D’Addario has teamed with the global recycling organization TerraCycle to create Playback, a safe and independent way to recycle and upcycle instrument strings.  Currently, municipal recycling systems in the United States do not accept instrument strings because of the metals and alloys they are made from. D’Addario will not only be rewarding players for recycling their own strings, but will accept all other string brands as well as part of this program.  The program is currently only available in the U.S., and is free for any U.S. resident to participate. 

“In many ways, this program speaks to D’Addario’s commitment, not only to its loyal players and social responsibility, but also to its mission of building an ongoing, self-perpetuating cycle of music,” says company CEO Jim D’Addario.

Playback is a part of D'Addario's Players Circle loyalty program. Once registered, members that recycle strings are rewarded with points, which can be redeemed for new sets of strings, picks, gear and other accessories.  The points can also be used to Play It Forward: members can donate their points to D’Addario’s non-profit organization, theD’Addario Foundation, to help fund music programs in underserved communities.

For more information visit: http://www.daddario.com/playback

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Is a CSA (Community Supported Agriculture) Right for You?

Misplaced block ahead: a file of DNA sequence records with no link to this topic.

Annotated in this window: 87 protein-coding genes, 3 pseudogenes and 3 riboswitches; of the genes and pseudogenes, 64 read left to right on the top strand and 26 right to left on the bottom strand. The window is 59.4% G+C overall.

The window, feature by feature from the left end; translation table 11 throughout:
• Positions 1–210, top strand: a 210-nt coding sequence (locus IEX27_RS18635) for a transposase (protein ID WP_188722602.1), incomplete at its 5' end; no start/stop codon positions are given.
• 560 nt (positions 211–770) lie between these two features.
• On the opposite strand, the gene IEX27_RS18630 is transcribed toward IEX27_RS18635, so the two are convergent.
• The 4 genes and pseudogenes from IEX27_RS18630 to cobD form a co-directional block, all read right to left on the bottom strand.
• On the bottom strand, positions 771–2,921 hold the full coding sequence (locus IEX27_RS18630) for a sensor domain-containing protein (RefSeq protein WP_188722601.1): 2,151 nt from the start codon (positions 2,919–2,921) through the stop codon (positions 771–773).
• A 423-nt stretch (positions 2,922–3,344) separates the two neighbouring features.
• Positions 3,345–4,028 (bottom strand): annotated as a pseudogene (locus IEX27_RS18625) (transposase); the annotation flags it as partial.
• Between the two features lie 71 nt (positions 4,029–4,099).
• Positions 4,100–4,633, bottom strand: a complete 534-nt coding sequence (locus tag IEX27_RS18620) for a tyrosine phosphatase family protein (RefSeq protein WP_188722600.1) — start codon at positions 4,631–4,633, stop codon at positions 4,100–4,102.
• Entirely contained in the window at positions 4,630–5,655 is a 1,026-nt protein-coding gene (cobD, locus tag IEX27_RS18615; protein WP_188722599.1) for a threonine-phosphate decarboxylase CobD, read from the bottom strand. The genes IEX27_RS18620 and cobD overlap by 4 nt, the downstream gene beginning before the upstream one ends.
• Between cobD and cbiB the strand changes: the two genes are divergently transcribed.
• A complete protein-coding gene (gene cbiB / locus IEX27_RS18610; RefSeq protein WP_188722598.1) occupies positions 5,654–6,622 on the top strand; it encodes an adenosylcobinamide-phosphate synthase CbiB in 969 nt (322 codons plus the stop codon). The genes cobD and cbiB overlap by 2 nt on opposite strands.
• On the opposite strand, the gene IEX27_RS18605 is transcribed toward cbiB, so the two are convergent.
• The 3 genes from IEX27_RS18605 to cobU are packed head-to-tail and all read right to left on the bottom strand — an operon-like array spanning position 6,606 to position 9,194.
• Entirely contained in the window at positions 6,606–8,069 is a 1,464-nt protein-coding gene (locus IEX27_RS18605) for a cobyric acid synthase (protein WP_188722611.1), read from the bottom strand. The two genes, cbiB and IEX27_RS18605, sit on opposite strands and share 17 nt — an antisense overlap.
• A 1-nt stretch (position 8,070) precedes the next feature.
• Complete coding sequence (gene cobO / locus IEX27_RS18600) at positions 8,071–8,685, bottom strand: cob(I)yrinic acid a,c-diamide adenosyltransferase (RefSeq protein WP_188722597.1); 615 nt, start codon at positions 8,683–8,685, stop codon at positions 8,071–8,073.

Thinking about signing up for a CSA but want to learn more about the idea before you commit?  For over 25 years, Community Supported Agriculture (CSA) has become a popular way for consumers to buy local, seasonal food directly from a farmer.

Here are the basics: a farmer offers a certain number of "shares" to the public. Typically the share consists of a box of vegetables, but other farm products may be included. Interested consumers purchase a share (aka a "membership" or a "subscription") and in return receive a box (bag, basket) of seasonal produce each week throughout the farming season.

There are several advantages to joining your local CSA, here are a few:

You Know Where Your Food Comes From
In a CSA share your produce comes directly from your farmer so you know who is growing your food and how. If you have questions about their farming practices or values just ask! With this level of transparency, you can rest assured knowing your farmer cares about what matters to you.

Support Small Farming
By supporting small family farms you are guaranteeing that 100% of your money goes directly to the farmer to grow and harvest high quality food for you and others in your community

Variety
Most CSA farms strive for ecological diversity and a wide variety in crop production, so over the course of the season CSA farmers usually grow more types of vegetables than found at a grocery store. You’ll discover varieties that you might not otherwise find or buy, so get ready to enjoy your share of the season’s bounty including leeks, celeriac, edamame, garlic scapes, daikon, and many other diverse goodies!